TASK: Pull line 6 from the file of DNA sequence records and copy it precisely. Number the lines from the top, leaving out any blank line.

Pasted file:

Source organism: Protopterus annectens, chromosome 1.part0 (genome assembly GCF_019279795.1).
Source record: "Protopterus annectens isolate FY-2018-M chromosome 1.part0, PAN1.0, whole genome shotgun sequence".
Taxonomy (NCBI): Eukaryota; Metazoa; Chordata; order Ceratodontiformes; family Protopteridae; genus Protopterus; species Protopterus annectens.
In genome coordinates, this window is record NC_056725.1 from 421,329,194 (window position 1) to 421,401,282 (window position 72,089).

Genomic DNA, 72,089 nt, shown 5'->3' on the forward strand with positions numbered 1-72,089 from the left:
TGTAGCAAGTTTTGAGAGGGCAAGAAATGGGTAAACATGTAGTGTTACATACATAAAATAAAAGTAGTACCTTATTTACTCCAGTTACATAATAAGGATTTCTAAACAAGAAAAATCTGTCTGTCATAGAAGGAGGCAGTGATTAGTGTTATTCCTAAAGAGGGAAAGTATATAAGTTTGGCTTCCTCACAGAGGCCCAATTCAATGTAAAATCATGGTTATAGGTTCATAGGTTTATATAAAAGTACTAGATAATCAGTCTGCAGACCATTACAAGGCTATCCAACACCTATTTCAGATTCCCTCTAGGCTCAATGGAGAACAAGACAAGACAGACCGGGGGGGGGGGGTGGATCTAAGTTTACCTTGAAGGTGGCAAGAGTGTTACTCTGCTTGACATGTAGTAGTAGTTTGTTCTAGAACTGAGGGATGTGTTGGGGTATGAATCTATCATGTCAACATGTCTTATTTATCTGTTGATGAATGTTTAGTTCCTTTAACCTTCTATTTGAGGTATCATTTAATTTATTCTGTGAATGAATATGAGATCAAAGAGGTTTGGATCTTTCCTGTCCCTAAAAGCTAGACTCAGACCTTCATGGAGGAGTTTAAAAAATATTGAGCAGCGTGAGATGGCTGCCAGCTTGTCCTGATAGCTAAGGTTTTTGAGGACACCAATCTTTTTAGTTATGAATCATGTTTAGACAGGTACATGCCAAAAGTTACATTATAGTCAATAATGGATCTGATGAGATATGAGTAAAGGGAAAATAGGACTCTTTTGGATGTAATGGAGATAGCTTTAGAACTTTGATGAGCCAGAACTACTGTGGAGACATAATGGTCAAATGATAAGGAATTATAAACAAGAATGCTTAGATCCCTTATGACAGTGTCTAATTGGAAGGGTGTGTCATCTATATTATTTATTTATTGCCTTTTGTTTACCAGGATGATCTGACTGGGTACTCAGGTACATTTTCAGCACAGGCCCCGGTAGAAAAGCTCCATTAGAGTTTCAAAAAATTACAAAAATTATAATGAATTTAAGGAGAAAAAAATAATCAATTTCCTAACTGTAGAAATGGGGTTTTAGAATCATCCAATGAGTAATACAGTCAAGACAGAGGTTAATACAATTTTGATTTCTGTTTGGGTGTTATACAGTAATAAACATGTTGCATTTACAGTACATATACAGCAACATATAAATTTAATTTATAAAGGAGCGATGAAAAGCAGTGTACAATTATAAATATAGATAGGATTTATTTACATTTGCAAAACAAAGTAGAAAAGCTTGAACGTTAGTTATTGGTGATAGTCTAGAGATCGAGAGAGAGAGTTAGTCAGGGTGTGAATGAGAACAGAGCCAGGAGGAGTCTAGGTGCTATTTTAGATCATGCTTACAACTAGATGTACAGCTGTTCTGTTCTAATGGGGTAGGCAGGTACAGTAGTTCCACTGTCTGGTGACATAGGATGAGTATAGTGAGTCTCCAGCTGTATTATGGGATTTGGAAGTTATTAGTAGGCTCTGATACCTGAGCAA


TGTAGCAAGTTTTGAGAGGGCAAGAAATGGGTAAACATGTAGTGTTACATACATAAAATAAAAGTAGTACCTTATTTACTCCAGTTACATAATAAGGATTTCTAAACAAGAAAAATCTGTCTGTCATAGAAGGAGGCAGTGATTAGTGTTATTCCTAAAGAGGGAAAGTATATAAGTTTGGCTTCCTCACAGAGGCCCAATTCAATGTAAAATCATGGTTATAGGTTCATAGGTTTATATAAAAGTACTAGATAATCAGTCTGCAGACCATTACAAGGCTATCCAACACCTATTTCAGATTCCCTCTAGGCTCAATGGAGAACAAGACAAGACAGACCGGGGGGGGGGGGTGGATCTAAGTTTACCTTGAAGGTGGCAAGAGTGTTACTCTGCTTGACATGTAGTAGTAGTTTGTTCTAGAACTGAGGGATGTGTTGGGGTATGAATCTATCATGTCAACATGTCTTATTTATCTGTTGATGAATGTTTAGTTCCTTTAACCTTCTATTTGAGGTATCATTTAATTTATTCTGTGAATGAATATGAGATCAAAGAGGTTTGGATCTTTCCTGTCCCTAAAAGCTAGACTCAGACCTTCATGGAGGAGTTTAAAAAATATTGAGCAGCGTGAGATGGCTGCCAGCTTGTCCTGATAGCTAAGGTTTTTGAGGACACCAATCTTTTTAGTTATGAATCATGTTTAGACAGGTACATGCCAAAAGTTACATTATAGTCAATAATGGATCTGATGAGATATGAGTAAAGGGAAAATAGGACTCTTTTGGATGTAATGGAGATAGCTTTAGAACTTTGATGAGCCAGAACTACTGTGGAGACATAATGGTCAAATGATAAGGAATTATAAACAAGAATGCTTAGATCCCTTATGACAGTGTCTAATTGGAAGGGTGTGTCATCTATATTATTTATTTATTGCCTTTTGTTTACCAGGATGATCTGACTGGGTACTCAGGTACATTTTCAGCACAGGCCCCGGTAGAAAAGCTCCATTAGAGTTTCAAAAAATTACAAAAATTATAATGAATTTAAGGAGAAAAAAATAATCAATTTCCTAACTGTAGAAATGGGGTTTTAGAATCATCCAATGAGTAATACAGTCAAGACAGAGGTTAATACAATTTTGATTTCTGTTTGGGTGTTATACAGTAATAAACATGTTGCATTTACAGTACATATACAGCAACATATAAATTTAATTTATAAAGGAGCGATGAAAAGCAGTGTACAATTATAAATATAGATAGGATTTATTTACATTTGCAAAACAAAGTAGAAAAGCTTGAACGTTAGTTATTGGTGATAGTCTAGAGATCGAGAGAGAGAGTTAGTCAGGGTGTGAATGAGAACAGAGCCAGGAGGAGTCTAGGTGCTATTTTAGATCATGCTTACAACTAGATGTACAGCTGTTCTGTTCTAATGGGGTAGGCAGGTACAGTAGTTCCACTGTCTGGTGACATAGGATGAGTATAGTGAGTCTCCAGCTGTATTATGGGATTTGGAAGTTATTAGTAGGCTCTGATACCTGAGCAA